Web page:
the car starts to go from neutral balance to oversteer.
    .
    That.

    That's why I always set up a car a little tighter initially in spring race.

    But in an enduro, if you know track will get stickier later (say race starts at 6pm and finish at 9pm), then you start with a neutral car.
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    In karts it's the opposite, low psi and the tires stay cooler and come in for the last 1/3 of the race, but are less grippy in the beginning. Higher starting psi and the kart is fast in the first couple laps, but quickly overheat.

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    Senior Member fatbillybob's Avatar
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    Quote Originally Posted by bellwilliam View Post
    That.

    That's why I always set up a car a little tighter initially in sprint race.
    So you actually make the car slower to start? You do this how? You add more stiffness in front bar adjustment or add more psi to the front? This initial sacrifice will make the car faster in the last 1/3rd?

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    Senior Member bellwilliam's Avatar
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    Quote Originally Posted by fatbillybob View Post
    So you actually make the car slower to start? You do this how? You add more stiffness in front bar adjustment or add more psi to the front? This initial sacrifice will make the car faster in the last 1/3rd?
    You take exact same car, same driver, same condition. It the car is neutral with say Hoosier. It will get be looser with 4 less sticky tires (say NT01).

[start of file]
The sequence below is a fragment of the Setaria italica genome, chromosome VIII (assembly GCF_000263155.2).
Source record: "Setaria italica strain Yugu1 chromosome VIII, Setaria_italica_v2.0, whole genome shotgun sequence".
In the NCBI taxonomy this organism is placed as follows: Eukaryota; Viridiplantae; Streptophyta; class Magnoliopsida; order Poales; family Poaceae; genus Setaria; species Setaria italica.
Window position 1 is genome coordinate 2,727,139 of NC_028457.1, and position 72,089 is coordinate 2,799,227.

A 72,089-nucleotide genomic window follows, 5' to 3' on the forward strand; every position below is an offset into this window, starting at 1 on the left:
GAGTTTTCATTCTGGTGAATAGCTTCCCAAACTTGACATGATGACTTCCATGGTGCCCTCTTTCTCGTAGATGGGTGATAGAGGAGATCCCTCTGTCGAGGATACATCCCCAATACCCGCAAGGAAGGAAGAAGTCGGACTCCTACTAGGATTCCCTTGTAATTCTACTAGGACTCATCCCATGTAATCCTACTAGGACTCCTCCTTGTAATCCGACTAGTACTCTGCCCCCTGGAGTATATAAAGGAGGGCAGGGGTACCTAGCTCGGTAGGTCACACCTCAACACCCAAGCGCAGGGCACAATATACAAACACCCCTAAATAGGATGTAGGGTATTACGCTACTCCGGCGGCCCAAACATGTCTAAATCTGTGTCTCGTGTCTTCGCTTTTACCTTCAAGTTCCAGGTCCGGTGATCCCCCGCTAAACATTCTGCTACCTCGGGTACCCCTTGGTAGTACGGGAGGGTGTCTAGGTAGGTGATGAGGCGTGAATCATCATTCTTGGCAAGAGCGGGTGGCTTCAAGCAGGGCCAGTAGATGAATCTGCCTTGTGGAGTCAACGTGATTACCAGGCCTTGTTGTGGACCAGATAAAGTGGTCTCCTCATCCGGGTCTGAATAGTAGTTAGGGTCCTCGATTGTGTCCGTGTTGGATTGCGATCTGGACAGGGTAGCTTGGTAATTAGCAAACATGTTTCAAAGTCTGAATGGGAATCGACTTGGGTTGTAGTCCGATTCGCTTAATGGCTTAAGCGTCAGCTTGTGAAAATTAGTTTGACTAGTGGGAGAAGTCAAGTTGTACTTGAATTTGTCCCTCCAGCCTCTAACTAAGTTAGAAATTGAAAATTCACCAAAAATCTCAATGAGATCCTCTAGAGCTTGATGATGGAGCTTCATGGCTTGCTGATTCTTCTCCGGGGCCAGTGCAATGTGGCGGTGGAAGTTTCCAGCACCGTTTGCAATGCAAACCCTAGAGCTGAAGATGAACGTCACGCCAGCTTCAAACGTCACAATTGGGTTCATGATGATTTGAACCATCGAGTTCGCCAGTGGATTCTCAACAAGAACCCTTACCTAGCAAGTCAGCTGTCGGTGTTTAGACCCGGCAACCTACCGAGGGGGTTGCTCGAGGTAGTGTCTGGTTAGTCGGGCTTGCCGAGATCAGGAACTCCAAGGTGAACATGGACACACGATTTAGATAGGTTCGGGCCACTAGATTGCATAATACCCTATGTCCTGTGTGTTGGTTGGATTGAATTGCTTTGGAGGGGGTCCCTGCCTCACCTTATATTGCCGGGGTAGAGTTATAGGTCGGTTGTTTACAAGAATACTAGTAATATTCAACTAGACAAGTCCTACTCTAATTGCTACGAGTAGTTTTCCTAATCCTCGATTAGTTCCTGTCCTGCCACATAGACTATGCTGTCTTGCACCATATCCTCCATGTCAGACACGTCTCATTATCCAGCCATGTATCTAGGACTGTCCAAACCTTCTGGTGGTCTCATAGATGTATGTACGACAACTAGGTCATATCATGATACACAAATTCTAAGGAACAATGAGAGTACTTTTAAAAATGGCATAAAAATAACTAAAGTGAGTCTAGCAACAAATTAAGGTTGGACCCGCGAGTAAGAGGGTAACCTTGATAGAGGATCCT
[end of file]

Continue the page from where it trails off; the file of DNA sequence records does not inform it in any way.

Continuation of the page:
So a tighter car always gets looser as grip level decreases. And vise versa.

    Now to answer your question: it really depends on type of races and track condition. 2 extreme:

    Super short SPM races (we usually do 5-7 laps per sprint, 4 races per weekend). In a cooler winter weather. I will always start on neutral.

    In a 3 hour (1 set of tire) enduro stint in warm-ish weather: we always start with a tight car, so tires last longer and more neutral after first 15 minutes.

    But in a Nasa 3 hour summer event that's starts at 6pm, track actually gets grippier later in the race. So starting with a neutral car is it. .

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    Last edited by bellwilliam; 12-27-2015 at 04:52 PM.
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    Senior Member fatbillybob's Avatar
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    Quote Originally Posted by Olitho View Post
    Now with the335 and the wing even at a very low AoA the car at best can be called neutral/understeer. If the car is driven 10/10ths the whole race it definitely shifts to pronounce understeer by the end of the race. I am still working on that.
    How does a car get tighter? Is this because you have smaller front tires and you loose them as the race goes on? Need to remove the rear wing wicker bill?

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    Senior Member robburgoon's Avatar
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    Quote Originally Posted by fatbillybob View Post
    How does a car get tighter? Is this because you have smaller front tires and you loose them as the race goes on? Need to remove the rear wing wicker bill?
    Yeah, he's probably killing his fronts. Overworked tires get hotter, gain pressure, which usually makes the condition worse.

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    Senior Member JulioG's Avatar
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    If fronts are getting too hot, what about adjusting brake bias a bit towards rear during the race? I assume FWD drivers more than anyone else do this to save their front tires at some stages in the race when they're not directly fighting for position?

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    Decent idea, however FWD cars tend to be nose heavy which makes the rear tires unloaded more under braking and thus the front tires do most of the work. Things can vary with suspension geometry and weight distribution but typically the rears don't contribute much. It would be better to work on the mechanical and aero balance.